Postcards from the Edge

of Bangladesh

Archive for Water


Water. From a tap. In my bathroom. At a speed more than a trickle. Because Memory got the plumber to clean my pipes.

Isn’t she wonderful. For the last year I have lived with rusty and irony water in my bathroom (which I personally believe it the real reason behind my current dirty blond/mouse brown hair) that trickled out of the tap. Sometimes just drop by drop. And for the last few months even that dried up and I’ve been filling my bathroom bucket with water from my kitchen every morning and evening. Filling saucepans of water and traipsing through to my bathroom to decant.

And all along, ALL YEAR, there was nothing wrong my water supply. It’s just that the pipes were dirty. Now they are clean and I can fill my bathroom bucket in mere minutes. Not hours.

This has revolutionised my life. Ok maybe not my life, but certainly my morning routine. It’s amazing what one gets used to because you think there isn’t any other option. And it actually hasn’t been a major inconvenience either. I was in fact perfectly happy with my water arrangement.

Or… it’s amazing what I’ve come to accept without questioning. And this I’m not sure is a good thing. That said, I could not have survived Bangladesh if I went kicking and screaming through every day, fighting against everything I thought was wrong. Or broken. Or impractical. Or silly. Or stupid. Or dangerous. Or a waste of time. Or a waste of money. Or a social injustice. Or cruel. No one can survive here if you try to fight against it all. But surely I could have at least made an effort to sort my water out. No? If for nothing else, then at least for my hair. I’m not sure my hair will ever forgive me Bangladesh.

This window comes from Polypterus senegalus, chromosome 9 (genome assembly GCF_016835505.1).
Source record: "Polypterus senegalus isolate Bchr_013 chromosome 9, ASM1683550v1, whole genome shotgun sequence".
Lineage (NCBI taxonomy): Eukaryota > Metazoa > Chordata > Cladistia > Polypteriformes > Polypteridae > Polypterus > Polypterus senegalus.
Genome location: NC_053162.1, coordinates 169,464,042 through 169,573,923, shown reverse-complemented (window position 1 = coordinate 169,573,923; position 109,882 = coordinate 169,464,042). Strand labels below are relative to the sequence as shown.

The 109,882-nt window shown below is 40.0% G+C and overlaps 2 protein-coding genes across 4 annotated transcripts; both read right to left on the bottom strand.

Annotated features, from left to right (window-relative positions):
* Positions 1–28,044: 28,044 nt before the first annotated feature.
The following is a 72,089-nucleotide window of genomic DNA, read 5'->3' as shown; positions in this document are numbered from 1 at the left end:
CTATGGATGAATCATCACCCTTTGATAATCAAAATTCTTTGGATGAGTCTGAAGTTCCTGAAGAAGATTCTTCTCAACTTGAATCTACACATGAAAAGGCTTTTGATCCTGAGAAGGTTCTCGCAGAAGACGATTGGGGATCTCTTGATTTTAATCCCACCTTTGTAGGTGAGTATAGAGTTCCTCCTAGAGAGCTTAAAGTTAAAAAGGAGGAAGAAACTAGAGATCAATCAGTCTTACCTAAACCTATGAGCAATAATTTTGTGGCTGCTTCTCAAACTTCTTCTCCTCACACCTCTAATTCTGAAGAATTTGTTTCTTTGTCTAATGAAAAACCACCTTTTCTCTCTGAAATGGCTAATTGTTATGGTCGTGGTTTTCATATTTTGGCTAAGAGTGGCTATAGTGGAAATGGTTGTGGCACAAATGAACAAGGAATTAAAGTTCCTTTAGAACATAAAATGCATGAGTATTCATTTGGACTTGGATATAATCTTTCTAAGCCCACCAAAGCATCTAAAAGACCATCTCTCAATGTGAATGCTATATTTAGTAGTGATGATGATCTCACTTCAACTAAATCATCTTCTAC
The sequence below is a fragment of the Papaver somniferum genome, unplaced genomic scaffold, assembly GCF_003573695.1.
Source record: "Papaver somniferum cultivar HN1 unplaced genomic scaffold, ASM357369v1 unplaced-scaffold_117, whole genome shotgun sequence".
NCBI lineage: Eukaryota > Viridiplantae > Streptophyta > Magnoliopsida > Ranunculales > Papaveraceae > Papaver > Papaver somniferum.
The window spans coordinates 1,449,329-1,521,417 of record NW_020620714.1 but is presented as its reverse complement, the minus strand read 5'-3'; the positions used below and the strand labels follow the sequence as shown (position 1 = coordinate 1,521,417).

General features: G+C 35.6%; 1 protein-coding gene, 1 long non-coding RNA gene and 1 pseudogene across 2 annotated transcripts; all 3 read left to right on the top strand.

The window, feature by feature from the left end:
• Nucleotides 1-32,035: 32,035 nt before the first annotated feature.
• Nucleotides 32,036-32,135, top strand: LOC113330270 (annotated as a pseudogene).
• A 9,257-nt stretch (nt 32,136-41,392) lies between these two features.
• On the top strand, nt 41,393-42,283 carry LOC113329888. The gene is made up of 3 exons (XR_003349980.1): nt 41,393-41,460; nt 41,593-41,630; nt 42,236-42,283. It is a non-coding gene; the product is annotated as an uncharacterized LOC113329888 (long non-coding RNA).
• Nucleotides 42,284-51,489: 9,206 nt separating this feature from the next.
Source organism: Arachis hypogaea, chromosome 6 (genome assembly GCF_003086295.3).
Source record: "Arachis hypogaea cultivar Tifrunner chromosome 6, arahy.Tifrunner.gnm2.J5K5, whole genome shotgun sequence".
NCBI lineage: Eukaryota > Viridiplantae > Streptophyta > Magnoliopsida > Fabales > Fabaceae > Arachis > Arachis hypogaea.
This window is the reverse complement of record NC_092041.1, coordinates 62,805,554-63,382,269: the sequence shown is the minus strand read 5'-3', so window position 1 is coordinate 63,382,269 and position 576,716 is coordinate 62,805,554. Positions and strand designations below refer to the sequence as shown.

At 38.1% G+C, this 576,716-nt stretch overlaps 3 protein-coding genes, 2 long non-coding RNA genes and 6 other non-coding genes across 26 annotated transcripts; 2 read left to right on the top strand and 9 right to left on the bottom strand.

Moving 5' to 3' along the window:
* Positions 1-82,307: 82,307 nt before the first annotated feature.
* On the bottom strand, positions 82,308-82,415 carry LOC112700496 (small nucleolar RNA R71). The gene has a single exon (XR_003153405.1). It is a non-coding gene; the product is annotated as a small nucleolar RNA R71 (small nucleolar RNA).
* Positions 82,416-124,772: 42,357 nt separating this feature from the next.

Four jugs

Is now the amount of water I can cut my shower down to, if required. I counted during last night’s shower . We’re in the throws of  a ‘water crisis’ here in Moanoghar at the moment.

A ‘water crisis’ here can mean anything. A blocked pipe, a broken pump or just a plain and simple lack of water. We’re now well into the dry season (it hasn’t rained since about November and it won’t start raining again for a few months still) so water levels are low. I had a pretty unpleasant time of this last year too. It does however make me (again) realise how much water we need on a daily basis to have just a basic standard of living. Counting in shower water (my 4 jugs on non-hair washing days, hair washing days during times of water crisis do become pretty far and few between…), toilet water, cooking water, dish washing water, clothes washing water, general cleaning water (again, these cleaning days are few and far between at the moment…) us human beings need a LOT of water to having a fairly decent life.